About the Story
Mississippi Roll, the twenty-fourth novel in the Wild Cards shared world series and the first in the America Triad, follows the Lovecraftian horror of High Stakes, the previous book, with a more lighthearted and down-home vibe, and I really wanted to write a story for it. Unfortunately, none of my existing characters fit into the milieu of a Mississippi riverboat… The Recycler’s powers were too big, The Cartoonist too much of a New York City boy, and Stopwatch long dead by the time of this story. So I asked George R. R. Martin if there were any existing characters who might fit into this book. He had a few suggestions, and one of them immediately leapt to the forefront…
In this story it was my privilege to write a new adventure of Sewer Jack, the gay were-alligator created by Ed Bryant way back in Wild Cards book 1, who has always been a favorite character of mine. Ed passed away not long after I completed the story, and I don’t know if he ever read it, but I was very pleased to have his permission to use his character. I’ve done my best to respect Ed’s legacy and I hope that Sewer Jack’s many other fans will enjoy reading my story as much as I did writing it.
Jack clung to the pipe, panicked and uncertain, looking for an opportunity to act — to grab a flailing arm or leg and haul Timur to safety, or to kick Erzhan in the head. But the battling jokers were too far away, the light too poor, the action too chaotic.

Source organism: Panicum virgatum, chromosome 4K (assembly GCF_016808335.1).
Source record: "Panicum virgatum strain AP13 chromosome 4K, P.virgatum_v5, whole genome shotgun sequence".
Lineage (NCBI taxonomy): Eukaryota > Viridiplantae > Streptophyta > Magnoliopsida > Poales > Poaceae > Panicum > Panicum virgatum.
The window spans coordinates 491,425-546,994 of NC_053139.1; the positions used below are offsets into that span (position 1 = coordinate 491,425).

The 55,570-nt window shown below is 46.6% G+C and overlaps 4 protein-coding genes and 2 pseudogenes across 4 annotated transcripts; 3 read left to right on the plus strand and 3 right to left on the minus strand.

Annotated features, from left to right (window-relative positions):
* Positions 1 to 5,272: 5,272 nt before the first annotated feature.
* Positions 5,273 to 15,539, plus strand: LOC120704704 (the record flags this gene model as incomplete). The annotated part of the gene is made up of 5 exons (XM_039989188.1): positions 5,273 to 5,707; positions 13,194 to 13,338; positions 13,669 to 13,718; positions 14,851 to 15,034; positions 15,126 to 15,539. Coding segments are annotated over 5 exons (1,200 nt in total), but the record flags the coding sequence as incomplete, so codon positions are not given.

Or was it just fear that kept him from acting? Fear that he, too — a weak, skinny, none-too-buoyant old man — would be pulled under the water, pointlessly raising the evening’s death toll from three to four?
It was not an unreasonable fear.
But he had an alternative. It was not one he welcomed, but it was the best one he had.
He concentrated on his anger — the fierce, burning, unreasoning rage — at Erzhan, at the terrible situation, at all the obstacles and disappointments and prejudice he’d faced in his seventy-nine years. He focused it into the deep, primal force which had shaped his life ever since the wild card virus had infected his body.
And then he let the gator go.
Jack struggled to retain his human consciousness, even as his face lengthened and his tail stretched out and his hands and feet warped into scaly, webbed claws. But it was fading quickly, drowned beneath the dark, hot awareness of his giant-alligator alter ego.
Sewer Jack had come to St. Louis.
The alligator thrashed in black, stinking water, struggling against imprisoning bonds. Rolling over and over in frustration and rage, he tore free of the fabric and leather that wrapped him, shreds of cloth drifting away in the churning current.
He was in an enclosed space, all hard surfaces and strange angles; the current pushed him every which way, threatening to drive him into a wall or pillar at any moment. The turbid water was vile, rank with chemicals and gasoline, and nothing lived in it. No, wait… there were other living things here. Two forms struggled nearby, with two others paddling clumsily away beyond them. Food? Perhaps. Their scent was blocked by the foulness of the water.
With smooth strokes of his webbed feet he thrust himself toward the nearer pair.
Food they were, indeed; the scent of fresh hot blood was rich in the water, and growing richer as the larger of the pair tore at the smaller with fierce claws. Either one would make a satisfying meal. With unerring instinct he drove for the smaller, injured one, great jaws agape…